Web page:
Kamloops agencies care for the spiritual and physical needs of our homeless: faith, food, warmth in the winter, air conditioning in the summer.
However, there is no place to get a decent sleep.
Accommodating the sleep needs of the homeless is often regarded as a “nice to have” feature. But sleeplessness can reduce the immune system, put people at greater risk of diabetes, high blood pressure, heart disease, kidney disease, stroke, and neurodegenerative diseases such as Alzheimer’s.
The homeless are disproportionately affected. Almost one half suffer from insomnia.
Sleeplessness affects more than the physical health of the homeless. They already suffer from anxiety because of their precarious lifestyle. Mental illness further compounds anxiety. Sleeplessness adds to that.
Insufficient sleep impairs the mind, hampering decision making, memory, and mood. A recent study found that adults who stayed awake for just one twenty-four-hour period had an anxiety response 30 percent stronger than others who were allowed to sleep (Walrus, December, 2019).
Shelter staff and volunteers experience first-hand the frustration and aggression of the homeless resulting from exhaustion. Shelters are not designed to provide long, flexible hours of sleep.
Sleeping on park benches, doorways, and bus shelters is frowned on. Municipalities install “hostile” architectural elements, such as tilted benches and street spikes, which are intentionally designed to prevent people from lying down.
Social stigma and aggression from passersby can worsen the situation for anyone trying to find rest in a bus shelter or on a park bench.
I find public sleeping disturbing, except in certain circumstances such as at the beach or on a blanket in a park where a picnic is obvious. When I see someone sleeping on a sidewalk, I have mixed feelings of sympathy and offense at the encounter of an unconscious body.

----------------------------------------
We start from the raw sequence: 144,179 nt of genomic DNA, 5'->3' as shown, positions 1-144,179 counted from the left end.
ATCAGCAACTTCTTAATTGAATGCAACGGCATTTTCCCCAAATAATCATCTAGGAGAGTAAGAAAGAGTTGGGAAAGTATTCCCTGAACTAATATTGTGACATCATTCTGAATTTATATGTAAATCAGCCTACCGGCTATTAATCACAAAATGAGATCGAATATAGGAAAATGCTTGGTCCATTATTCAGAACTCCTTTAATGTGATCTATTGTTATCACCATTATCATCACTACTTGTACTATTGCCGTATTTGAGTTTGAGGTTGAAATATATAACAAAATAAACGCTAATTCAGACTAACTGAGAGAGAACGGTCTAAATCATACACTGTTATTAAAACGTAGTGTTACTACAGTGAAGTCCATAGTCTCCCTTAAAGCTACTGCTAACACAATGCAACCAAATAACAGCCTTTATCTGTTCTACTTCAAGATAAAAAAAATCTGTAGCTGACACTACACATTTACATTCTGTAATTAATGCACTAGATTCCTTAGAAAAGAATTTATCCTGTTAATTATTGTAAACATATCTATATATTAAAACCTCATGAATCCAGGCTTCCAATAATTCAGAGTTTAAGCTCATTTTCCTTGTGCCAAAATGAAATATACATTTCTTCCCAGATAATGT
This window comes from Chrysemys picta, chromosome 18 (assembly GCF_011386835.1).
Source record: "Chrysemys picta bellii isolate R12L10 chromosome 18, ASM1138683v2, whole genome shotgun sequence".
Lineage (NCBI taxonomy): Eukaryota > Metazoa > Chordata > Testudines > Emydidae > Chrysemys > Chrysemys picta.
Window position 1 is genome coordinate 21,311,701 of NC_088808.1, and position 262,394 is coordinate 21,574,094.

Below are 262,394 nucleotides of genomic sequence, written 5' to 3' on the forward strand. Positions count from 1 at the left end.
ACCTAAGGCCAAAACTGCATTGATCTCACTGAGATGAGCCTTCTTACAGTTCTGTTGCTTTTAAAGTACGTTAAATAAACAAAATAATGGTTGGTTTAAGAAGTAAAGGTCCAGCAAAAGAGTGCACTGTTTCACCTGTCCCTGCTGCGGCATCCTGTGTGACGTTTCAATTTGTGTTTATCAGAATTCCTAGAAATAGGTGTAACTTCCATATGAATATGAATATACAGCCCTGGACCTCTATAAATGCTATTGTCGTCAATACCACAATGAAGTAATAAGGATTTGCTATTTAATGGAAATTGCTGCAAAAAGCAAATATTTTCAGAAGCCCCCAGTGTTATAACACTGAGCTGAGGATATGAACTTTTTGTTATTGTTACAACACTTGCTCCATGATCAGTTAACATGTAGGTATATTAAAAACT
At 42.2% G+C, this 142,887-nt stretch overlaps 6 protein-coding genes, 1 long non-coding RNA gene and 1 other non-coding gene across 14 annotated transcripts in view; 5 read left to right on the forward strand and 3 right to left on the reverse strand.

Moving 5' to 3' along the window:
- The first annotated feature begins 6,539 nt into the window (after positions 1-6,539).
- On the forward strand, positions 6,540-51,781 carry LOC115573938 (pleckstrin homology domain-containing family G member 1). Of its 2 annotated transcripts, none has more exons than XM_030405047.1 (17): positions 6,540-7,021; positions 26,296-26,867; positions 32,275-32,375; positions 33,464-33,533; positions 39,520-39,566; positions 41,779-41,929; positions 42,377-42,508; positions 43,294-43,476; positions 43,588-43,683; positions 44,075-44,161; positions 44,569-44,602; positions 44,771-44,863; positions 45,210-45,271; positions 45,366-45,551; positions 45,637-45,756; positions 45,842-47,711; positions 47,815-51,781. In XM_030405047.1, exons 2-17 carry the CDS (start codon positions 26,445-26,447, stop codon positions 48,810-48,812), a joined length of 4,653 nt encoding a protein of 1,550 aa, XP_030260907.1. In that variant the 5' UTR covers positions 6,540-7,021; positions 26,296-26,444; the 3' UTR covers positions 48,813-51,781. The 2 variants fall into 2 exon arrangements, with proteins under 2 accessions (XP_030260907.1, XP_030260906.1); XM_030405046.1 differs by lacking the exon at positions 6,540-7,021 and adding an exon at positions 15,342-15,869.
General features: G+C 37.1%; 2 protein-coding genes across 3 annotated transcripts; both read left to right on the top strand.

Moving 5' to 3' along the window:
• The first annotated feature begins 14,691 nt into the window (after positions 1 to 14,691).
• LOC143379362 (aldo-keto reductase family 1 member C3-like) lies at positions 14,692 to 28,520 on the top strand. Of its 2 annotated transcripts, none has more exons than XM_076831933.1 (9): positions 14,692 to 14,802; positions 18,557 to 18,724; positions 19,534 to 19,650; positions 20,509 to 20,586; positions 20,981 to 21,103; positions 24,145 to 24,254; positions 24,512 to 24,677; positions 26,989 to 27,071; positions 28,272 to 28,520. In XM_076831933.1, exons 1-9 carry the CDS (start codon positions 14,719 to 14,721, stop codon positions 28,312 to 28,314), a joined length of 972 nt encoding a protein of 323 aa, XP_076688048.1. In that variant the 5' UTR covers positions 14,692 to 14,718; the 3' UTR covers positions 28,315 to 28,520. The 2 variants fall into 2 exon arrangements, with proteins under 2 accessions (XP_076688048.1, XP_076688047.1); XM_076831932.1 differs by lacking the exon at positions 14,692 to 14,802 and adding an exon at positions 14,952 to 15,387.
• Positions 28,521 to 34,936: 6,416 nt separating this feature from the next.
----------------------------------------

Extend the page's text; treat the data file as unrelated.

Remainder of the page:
Social norms determine when, where, and with whom people should sleep. Those norms are spelled out in shelter rules, loitering regulations, and policing practice. That leaves street people socially ostracized.
Street people often self-medicate with alcohol and drugs to get some sleep. But alcohol and drugs operate in a negative feedback loop. They provide the illusion of inducing rest but actually disturb sleep, leaving people more tired, more likely to feel pain, and more inclined to self-medicate.
Restaurants have varying policies regarding sleeping. The ones that I go to on the (North) Shore allow sleeping. I won’t name them because I don’t want to infer official policy. I often see a transient young person with their head down on the table, asleep. Somehow, I feel more protective of young people so obviously sleep deprived –perhaps for the same reason I feel protective of children or because I, too, have hitchhiked globally and experienced “rough sleeping,” as the Brits put it.
A good sleep for the homeless is not a trivial problem. The median cost of each homeless person to Canadian society is $55,000 per year and half of that goes to health care, more to policing and social services. In Kamloops, that amounts to $10 million for the approximate 180 homeless people here.
A good night’s sleep for the homeless would cut health and policing costs, reduce the wear-and-tear on shelter staff and volunteers, remove disturbing bodies from our streets and give the homeless what we all wish for ourselves –peaceful slumber.